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public prayers, unless they can pretend to have the same reason to conceal the prayers from the people, by expressing them in an unknown tongue, that the Jewish priests had to conceal the incense-offering from their people, by performing it in the holy or most holy place. And this, I think, without disparaging the confidence of our adversaries, they have not yet forehead enough to pretend to. For sure their priests were never intended for types and shadows of our Saviour; or if they were, their reading mass was never meant to typify the intercession of our Saviour; or if it were, yet their reading mass in an unknown tongue was never designed to represent our Saviour's ascension into heaven to intercede for us there. Why then do they pretend to justify this practice of theirs by the example of the Jewish priests, when they have not the least shadow of pretence to the reason upon which they acted? Suppose we should be so civil as to grant them, that offering the incense out of the sight of the people, and offering public prayers in an unknown tongue were parallel cases (which I am sure is much more than they can justly demand), yet how doth the one justify the other? The Jewish priests offered the incense out of the sight of the people upon this reason, because God required them thereby to prefigure the ascension of our Saviour into heaven, there to offer up our prayers to his Father. What then, I beseech you? Why then the Christian priests may lawfully offer up the public prayers in an unknown tongue. Say you so, beloved! what, whether they have the same reason or no? Yes, yes, reason or not reason, that is all one. I confess by this way of arguing, one would think so: but hitherto men always fancied that the reason of the law was the law ; and that when the lawgiver took away the reason, he took away the law with it. But our sage authors, it seems, are resolved upon it that the law shall stand in despite of the reason. I must needs say, if the Jews do not thank them for this resolution, they are very ungrateful people, seeing it as well establishes their whole ceremonial law, as this.
4thly, That during the time of this sacred action the people had their prescribed prayers for themselves in a language which they understood. So the text tells us, Luke i. 10, that "the whole multitude of the people were praying without at the time of incense." And in the 50th of Ecclesiasticus, the whole order of this action is thus described: "The high priest Simon, the son of Onias, offering to God the odour of sweet smell, the sons of Aaron cried out and sounded with trumpets, then all the people together made haste and fell on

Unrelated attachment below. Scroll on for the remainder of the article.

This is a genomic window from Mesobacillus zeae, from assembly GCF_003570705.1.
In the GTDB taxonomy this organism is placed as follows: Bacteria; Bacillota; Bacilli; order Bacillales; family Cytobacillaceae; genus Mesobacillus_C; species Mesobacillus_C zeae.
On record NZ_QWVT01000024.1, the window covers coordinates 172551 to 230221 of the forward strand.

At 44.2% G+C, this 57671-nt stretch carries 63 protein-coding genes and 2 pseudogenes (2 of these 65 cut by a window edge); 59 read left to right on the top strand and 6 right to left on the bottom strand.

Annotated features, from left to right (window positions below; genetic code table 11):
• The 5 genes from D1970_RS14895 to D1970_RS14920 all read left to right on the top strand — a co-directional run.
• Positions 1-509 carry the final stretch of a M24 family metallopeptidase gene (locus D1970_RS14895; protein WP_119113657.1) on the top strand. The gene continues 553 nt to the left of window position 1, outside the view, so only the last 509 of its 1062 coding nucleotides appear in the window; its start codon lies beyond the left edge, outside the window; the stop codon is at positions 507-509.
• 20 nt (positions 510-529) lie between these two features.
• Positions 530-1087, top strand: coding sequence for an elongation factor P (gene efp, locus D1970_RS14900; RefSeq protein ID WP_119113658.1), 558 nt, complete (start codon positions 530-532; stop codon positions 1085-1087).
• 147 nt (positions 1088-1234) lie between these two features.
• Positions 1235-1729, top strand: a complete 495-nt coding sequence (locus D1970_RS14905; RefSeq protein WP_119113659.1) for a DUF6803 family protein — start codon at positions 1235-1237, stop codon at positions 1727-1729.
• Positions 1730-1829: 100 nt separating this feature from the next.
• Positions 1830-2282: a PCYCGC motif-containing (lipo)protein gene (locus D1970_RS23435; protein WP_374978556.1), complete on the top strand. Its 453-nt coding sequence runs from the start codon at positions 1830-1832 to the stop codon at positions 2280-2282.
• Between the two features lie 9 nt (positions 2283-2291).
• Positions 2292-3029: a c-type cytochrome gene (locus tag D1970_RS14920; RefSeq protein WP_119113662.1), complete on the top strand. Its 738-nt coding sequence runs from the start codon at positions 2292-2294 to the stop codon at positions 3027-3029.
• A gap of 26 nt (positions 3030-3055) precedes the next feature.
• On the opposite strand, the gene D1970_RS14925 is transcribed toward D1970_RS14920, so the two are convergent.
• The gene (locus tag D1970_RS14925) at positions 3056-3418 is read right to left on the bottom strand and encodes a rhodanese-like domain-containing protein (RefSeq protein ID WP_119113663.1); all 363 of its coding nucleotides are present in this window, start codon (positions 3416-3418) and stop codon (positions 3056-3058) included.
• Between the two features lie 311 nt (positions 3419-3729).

their faces to the ground, and besought the Lord most high in prayer before the merciful, until the ministry of the Lord were done," i. e. the incense consumed, "and then Simon descending," i. e. from the sanctuary, "lift up his hands over all the congregation of Israel, to give the Lord's blessing." From whence it is plain that while the incense was offering the people had their own peculiar prayers appointed them; and what they were the Hebrew doctors acquaint us, viz. three, which they recite, and call "the people's prayers."* All which prayers being collects of a considerable length, must in all probability be indited in a language which they well understood, otherwise, as they must have prayed for they knew not what, so it had been next to impossible for them to have recited their prayers truly, which was a circumstance upon which the Jews did nicely (if not superstitiously) insist in all their public offices. So that this argument of our author's from the incense-offering, if they do not handle it more cautiously, will go near to cut the throat of their own dear cause. For first, it was no wonder at all that the people were not permitted to be present with the priest in his incense-offering, seeing at the same time they had their peculiar offices of prayer appointed them. They were to be praying without in the court of the Jews, which, together with that of the Gentiles, represented the lower world, while the priest was offering within the sanctuary, which represented the upper world; the design of which was to represent and shadow forth the Christian Church sending up its prayers to heaven from this lower world, whilst Jesus, her high priest, is offering them up to his Father in the heavenly sanctuary. But had the Jewish priest on the one hand, been present with the people in their court without, he could not have represented Jesus interceding for his Church in heaven; or had the people being present, on the other hand, with the priest in the sanctuary, they could not have represented the Christian Church sending up her prayers from earth to heaven. So that the nature of this whole mystical action was such as did require the priest and people to be apart while they were performing their respective offices. But, I beseech you, what mystical office have Christian people in the public prayers that can render it as necessary for them not to understand the prayers, as it was for the Jewish people not to be present at the incense-offering? None at all that ever I could hear of, so much as fancied or